Did you know Charlotte is considered to be “The City of Trees? It’s true! Perhaps one of the city’s best-kept secrets is that it’s nationally-recognized for its urban tree canopy and coverage.
But what’s not a secret? How enjoyable it is to live in Charlotte. And the resulting increase in population and new development over recent years has meant a decline to the city’s once sprawling tree canopy.
From 2012-2018 alone, Charlotte’s tree canopy coverage was measured to have declined by more than 8%.
So why does this matter?
An urban tree canopy is more than something pretty to look at; it’s crucial for a healthy urban environment. Adequate tree coverage supports air purification, water filtration, and helps reduce rising temperatures. A diverse tree canopy can also benefit property values based on the age of the trees, tree species, and the amount of coverage the trees provide.
And this is where TreesCharlotte comes in.
While it’s sad to think about Charlotte losing its beautiful trees, thankfully, this local organization is committed to doing all that it can to slow the canopy’s decline.
Established in 2010, TreesCharlotte’s mission is to grow, diversify and steward the city’s iconic urban forest while building partnerships in the community and educating volunteers and neighbors about the maintenance and benefits of healthy trees.
LendScout is excited to begin partnering with TreesCharlotte in their efforts to protect our environment and educate our community so we asked Jen Rothacker, TreesCharlotte’s Community Engagement Officer, a few questions to learn more about their mission and ways we can all help support their important efforts:
TreesCharlotte was incorporated in 2010 and launched its first planting season in 2012 after a tree canopy survey noted a 1% drop in the city’s tree coverage.
Civic leaders who recognized the value of a thriving canopy convened a committee to study solutions and found similar tree [organizations] had formed around the country.
TreesCharlotte was born with the charge to organize tree plantings throughout the city and distribute trees to Charlotteans to plant in their own yards, using the financial backing of donations and help from volunteers.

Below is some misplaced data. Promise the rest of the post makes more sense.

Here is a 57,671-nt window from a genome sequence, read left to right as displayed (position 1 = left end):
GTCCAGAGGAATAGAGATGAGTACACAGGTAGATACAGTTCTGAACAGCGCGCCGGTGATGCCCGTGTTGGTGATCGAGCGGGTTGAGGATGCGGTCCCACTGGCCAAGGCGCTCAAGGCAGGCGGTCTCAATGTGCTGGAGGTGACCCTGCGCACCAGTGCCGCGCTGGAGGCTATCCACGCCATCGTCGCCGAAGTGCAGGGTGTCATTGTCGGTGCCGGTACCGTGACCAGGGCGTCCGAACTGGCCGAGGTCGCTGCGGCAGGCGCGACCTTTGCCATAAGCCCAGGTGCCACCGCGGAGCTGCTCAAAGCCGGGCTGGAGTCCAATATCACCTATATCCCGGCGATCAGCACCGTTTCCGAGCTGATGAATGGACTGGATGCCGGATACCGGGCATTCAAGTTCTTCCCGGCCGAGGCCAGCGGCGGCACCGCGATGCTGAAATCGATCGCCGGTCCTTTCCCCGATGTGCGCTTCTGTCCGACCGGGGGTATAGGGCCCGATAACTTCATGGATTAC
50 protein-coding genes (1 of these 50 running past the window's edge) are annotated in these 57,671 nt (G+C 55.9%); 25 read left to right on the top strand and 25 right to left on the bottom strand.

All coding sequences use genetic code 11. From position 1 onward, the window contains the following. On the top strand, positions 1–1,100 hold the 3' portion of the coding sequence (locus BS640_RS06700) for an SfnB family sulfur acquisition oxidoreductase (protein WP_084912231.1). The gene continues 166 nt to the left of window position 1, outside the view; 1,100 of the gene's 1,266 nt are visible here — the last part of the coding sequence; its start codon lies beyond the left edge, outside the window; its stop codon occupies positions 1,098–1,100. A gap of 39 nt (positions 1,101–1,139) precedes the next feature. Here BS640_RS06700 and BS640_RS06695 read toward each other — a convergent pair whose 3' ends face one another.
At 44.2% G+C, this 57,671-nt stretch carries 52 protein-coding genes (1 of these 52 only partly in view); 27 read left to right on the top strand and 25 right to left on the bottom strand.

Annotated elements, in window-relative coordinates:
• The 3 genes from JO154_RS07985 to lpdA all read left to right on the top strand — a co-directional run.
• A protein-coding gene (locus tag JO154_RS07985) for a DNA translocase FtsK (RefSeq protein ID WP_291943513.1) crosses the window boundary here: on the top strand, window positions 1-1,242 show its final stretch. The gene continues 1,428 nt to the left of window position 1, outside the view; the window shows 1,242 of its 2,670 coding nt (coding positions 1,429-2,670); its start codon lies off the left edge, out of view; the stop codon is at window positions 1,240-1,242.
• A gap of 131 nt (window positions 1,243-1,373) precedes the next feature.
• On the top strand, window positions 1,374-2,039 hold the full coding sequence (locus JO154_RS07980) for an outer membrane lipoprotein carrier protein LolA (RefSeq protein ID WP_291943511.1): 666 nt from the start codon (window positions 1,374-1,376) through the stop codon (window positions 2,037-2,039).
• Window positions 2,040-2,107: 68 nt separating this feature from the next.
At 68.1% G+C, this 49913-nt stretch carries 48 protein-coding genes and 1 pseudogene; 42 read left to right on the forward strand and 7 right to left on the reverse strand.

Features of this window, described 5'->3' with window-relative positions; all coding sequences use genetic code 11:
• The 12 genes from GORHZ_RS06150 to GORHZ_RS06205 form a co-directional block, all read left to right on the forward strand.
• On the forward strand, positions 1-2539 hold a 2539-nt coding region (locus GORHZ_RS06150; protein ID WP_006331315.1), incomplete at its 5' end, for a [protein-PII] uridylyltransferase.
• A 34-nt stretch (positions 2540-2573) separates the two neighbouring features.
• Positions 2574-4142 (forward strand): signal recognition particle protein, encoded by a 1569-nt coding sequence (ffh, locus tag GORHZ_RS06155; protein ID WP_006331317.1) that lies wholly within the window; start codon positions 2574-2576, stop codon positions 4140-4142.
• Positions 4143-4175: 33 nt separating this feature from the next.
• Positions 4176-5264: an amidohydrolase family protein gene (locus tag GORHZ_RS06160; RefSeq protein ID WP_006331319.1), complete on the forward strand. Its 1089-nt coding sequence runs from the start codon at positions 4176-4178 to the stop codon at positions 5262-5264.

We work in partnership with the City of Charlotte, which plants a substantial number of trees every year but is limited to the right-of-way (essentially street trees) and city property.
Since it’s a non-profit, TreesCharlotte can focus on the remaining 90% of available property.
We host events in ALL conditions.
I remember my first TreeStore as a staff member – a December citywide TreeStore at our headquarters on Tuckaseegee. It was pouring and freezing out; and yet there we were, loading up hundreds of trees.
As a newbie, I clearly didn’t know the dress code. I wore a cotton sweatshirt, sweatpants, and rain boots – which, I quickly realized, had a couple of holes in the bottom. I was utterly soaked and seriously cold. I’m pretty sure I hit up REI the next day.
It’s so easy to take trees for granted.
When we fly into Charlotte-Douglas Airport, there’s the Queen City, blanketed in trees. When we drive down city streets, beautiful trees line the way.
But the reality is that Charlotte is losing 100,000 trees a year from development and age. The consequences are serious.
A rich canopy keeps our air clean and our summers cooler. Trees drink an enormous amount of water, keeping runoff under control. Trees provide habitat for wildlife, fruit and nuts for humans and animals, and beauty for all.
Our city would look significantly different without our thick canopy of trees.
The biggest loss of trees has happened on residential properties – in part because of new developments and in part because of renovations. That’s the bad news.
The good news [is] residential property is still the most available land for trees. This means that every homeowner can make a difference simply by planting trees and encouraging your neighbors to do the same.
I like to think of tree planting as a civic duty. You’re not just improving your own property, but you are improving the quality of life for all Charlotteans.
We’re grateful for Jen taking the time to share more about TreesCharlotte and why the tree canopy matters so much.
Head to TreesCharlotte to learn more about their mission and how you can get involved.
If you’re in the market for some new trees for yourself or others, their first citywide TreeStore of the fall season opens this Saturday, September 26 at 9 a.m.
You’ll receive two FREE trees/person with proof of Charlotte residency. Pre-registration is required and available here.